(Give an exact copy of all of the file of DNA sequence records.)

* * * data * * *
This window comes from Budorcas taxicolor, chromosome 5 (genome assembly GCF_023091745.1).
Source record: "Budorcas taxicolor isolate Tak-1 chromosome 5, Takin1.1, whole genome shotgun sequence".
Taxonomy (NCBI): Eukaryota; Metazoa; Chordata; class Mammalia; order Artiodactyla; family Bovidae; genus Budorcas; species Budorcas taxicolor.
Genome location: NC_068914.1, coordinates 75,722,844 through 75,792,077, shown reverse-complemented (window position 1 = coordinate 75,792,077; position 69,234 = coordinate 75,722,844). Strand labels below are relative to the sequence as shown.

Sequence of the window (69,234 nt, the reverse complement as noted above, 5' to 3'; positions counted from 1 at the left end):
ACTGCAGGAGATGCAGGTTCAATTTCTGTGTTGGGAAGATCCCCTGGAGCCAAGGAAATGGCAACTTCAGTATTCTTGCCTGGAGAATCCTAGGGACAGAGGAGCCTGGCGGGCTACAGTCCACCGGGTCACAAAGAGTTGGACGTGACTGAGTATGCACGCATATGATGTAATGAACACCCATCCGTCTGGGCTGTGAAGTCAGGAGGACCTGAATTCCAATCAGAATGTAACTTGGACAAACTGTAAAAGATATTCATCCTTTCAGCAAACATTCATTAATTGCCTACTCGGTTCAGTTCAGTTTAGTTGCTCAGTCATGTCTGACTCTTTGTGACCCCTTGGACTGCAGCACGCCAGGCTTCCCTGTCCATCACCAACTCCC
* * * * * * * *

This window comes from Budorcas taxicolor, chromosome 5 (genome assembly GCF_023091745.1).
Source record: "Budorcas taxicolor isolate Tak-1 chromosome 5, Takin1.1, whole genome shotgun sequence".
Taxonomy (NCBI): Eukaryota; Metazoa; Chordata; class Mammalia; order Artiodactyla; family Bovidae; genus Budorcas; species Budorcas taxicolor.
Genome location: NC_068914.1, coordinates 75,722,844 through 75,792,077, shown reverse-complemented (window position 1 = coordinate 75,792,077; position 69,234 = coordinate 75,722,844). Strand labels below are relative to the sequence as shown.

Sequence of the window (69,234 nt, the reverse complement as noted above, 5' to 3'; positions counted from 1 at the left end):
ACTGCAGGAGATGCAGGTTCAATTTCTGTGTTGGGAAGATCCCCTGGAGCCAAGGAAATGGCAACTTCAGTATTCTTGCCTGGAGAATCCTAGGGACAGAGGAGCCTGGCGGGCTACAGTCCACCGGGTCACAAAGAGTTGGACGTGACTGAGTATGCACGCATATGATGTAATGAACACCCATCCGTCTGGGCTGTGAAGTCAGGAGGACCTGAATTCCAATCAGAATGTAACTTGGACAAACTGTAAAAGATATTCATCCTTTCAGCAAACATTCATTAATTGCCTACTCGGTTCAGTTCAGTTTAGTTGCTCAGTCATGTCTGACTCTTTGTGACCCCTTGGACTGCAGCACGCCAGGCTTCCCTGTCCATCACCAACTCCC